In a plane with tandem (front-back) seating, the throttle goes on the left against the side of the cabin. There should be a black knob of some sort that will operate the carburetor or fuel injection servo through its entire range of motion with a little extra travel (cushion) to spare. You should never hit the limit of the throttle travel before you hit the limit of travel of the carburetor or fuel injection servo. If the throttle is part of a cluster of controls, then the throttle should be the leftmost and uppermost of the controls in the cluster. In other words, from left to right you should have the throttle, then the prop control, and then the mixture control, in that order. There should be enough friction to hold the controls in position by themselves. This is typically achieved by a knob that can be tightened or loosened as needed. These are the controls that you would expect to find in an RV-8 as provided by Van’s Aircraft. In that same RV-8 it is typical to provide only a throttle to the rear-seater. This control should be conventional in appearance and function.

Can you deviate from these recommendations? Yes, you can, but you cannot deviate from the requirement to have controls clearly identifiable as to their intended purpose. What about dual throttle controls such as you see in many Zenith airplanes? That’s acceptable if only one side has a friction lock and if both throttles smoothly open and close the carburetors through their full range of motion. I do not consider this an ideal arrangement, but with a center control stick, it is pretty hard to avoid. The basic guidelines are: keep it as simple as possible, keep it as conventional as possible, and make sure the function of every control is crystal clear.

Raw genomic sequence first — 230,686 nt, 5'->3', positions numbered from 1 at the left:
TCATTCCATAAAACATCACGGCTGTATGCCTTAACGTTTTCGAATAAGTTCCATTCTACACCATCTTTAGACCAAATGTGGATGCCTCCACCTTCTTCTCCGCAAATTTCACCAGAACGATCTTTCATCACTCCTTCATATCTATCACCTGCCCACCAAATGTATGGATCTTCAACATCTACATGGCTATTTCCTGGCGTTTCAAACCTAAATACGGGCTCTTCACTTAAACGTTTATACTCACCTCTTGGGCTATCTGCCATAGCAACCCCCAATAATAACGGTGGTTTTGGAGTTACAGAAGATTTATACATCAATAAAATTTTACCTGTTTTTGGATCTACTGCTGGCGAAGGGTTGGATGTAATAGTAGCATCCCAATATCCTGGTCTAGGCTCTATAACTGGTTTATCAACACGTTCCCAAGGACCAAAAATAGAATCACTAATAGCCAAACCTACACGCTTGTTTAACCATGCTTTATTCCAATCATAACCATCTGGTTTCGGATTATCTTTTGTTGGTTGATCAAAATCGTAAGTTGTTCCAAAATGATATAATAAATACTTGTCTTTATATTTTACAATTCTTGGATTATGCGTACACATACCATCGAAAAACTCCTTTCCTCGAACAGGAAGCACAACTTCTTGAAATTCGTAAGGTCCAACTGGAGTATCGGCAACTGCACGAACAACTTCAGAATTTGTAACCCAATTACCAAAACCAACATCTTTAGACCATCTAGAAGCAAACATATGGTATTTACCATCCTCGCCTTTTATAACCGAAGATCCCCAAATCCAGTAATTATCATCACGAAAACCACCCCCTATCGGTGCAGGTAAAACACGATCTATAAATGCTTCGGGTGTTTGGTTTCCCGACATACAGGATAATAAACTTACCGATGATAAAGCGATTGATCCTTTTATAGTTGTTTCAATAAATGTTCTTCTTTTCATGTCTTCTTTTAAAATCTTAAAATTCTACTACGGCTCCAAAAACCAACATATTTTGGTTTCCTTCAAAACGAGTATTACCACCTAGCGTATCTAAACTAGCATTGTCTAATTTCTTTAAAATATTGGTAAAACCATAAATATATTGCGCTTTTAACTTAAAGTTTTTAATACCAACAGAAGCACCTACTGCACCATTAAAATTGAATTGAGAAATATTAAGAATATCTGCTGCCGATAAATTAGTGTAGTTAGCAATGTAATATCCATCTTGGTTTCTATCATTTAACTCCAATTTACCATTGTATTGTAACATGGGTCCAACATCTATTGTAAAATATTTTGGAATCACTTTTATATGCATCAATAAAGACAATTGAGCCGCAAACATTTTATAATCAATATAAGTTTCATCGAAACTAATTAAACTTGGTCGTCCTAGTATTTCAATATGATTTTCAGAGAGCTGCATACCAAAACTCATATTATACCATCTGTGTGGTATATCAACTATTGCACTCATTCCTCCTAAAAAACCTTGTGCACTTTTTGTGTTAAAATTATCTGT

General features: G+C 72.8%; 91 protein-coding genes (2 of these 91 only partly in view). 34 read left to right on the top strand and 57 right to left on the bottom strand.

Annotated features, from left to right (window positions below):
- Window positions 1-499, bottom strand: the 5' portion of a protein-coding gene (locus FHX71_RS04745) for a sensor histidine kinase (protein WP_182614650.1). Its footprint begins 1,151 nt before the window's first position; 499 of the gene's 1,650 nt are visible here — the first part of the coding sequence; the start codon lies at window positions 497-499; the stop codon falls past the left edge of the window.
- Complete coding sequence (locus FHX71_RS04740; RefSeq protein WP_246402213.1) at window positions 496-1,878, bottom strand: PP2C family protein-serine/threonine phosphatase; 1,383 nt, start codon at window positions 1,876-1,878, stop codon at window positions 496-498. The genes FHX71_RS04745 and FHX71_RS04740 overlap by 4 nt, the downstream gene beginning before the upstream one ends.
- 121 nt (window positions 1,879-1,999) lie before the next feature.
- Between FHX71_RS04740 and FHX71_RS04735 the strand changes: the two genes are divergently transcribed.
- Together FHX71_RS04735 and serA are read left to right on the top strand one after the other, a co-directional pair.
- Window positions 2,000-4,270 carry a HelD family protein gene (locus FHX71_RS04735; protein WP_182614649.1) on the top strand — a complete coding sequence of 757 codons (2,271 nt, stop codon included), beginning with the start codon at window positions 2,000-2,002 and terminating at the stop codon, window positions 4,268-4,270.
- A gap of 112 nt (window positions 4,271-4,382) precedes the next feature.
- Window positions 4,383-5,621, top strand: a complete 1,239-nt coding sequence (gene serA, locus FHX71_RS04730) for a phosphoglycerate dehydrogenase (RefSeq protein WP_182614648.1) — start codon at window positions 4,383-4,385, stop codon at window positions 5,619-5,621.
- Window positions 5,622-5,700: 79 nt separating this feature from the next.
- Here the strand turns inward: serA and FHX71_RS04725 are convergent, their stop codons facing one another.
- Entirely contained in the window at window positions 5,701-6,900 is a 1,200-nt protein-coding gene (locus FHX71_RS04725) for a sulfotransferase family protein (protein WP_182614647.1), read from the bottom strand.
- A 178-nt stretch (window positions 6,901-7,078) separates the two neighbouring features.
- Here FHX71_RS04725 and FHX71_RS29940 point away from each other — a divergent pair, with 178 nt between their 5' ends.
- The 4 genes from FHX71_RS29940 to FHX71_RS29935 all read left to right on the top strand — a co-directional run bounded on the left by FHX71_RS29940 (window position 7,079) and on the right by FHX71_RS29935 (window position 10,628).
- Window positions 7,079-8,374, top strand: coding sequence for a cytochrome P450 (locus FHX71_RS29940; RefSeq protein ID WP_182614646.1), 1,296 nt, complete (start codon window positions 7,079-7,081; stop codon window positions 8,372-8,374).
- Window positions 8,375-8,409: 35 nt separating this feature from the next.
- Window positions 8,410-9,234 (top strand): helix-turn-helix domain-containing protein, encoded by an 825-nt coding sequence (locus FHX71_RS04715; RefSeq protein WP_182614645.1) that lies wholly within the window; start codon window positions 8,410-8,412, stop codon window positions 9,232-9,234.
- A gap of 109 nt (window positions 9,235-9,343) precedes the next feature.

Controls should be easy to reach. This especially applies to fuel valves that are more likely than most to be put somewhere that is hard to reach. It should be easy to see which tank has been selected and that the fuel valve is in the correct position. Any location that requires an uncomfortable reach or taking one’s eyes off the instrument panel for more than a second can lead to control problems and vertigo in instrument conditions. The John Denver accident was a vivid demonstration of the perils of unconventional and inaccessible placement of a fuel valve. Google “John Denver accident NTSB report” if you have forgotten about or never heard of this tragedy.

Check to make sure your control stick does not hit or block access to the primary engine controls when operated throughout its full range of motion. Also make sure that controls cannot get stuck or tangled up with each other in flight. This could lead to tragic results.


Most people will use standard controls in standard positions for throttle, prop, and mixture, but those secondary controls—carb heat, alternate air, cabin heat, parking brake—can be confusing if they are all of a similar appearance. If it is not absolutely clear from position and appearance what a control does (and even if it is), they should be labeled clearly with their intended function.

The cabin heat knob in this plane is clearly marked and widely separated from the similar-looking carburetor heat knob. This helps to avoid accidental use of the wrong knob.

Labels can help with this, but so can position. For example, place the carburetor heat knob near the throttle for easy turn-off in case of a go-around. Make sure the cabin heat control is clearly marked and well away from the carburetor heat knob. The physical separation of the two controls will help avoid inadvertent application of the wrong control. Same for the parking brake. A different shaped knob can also help.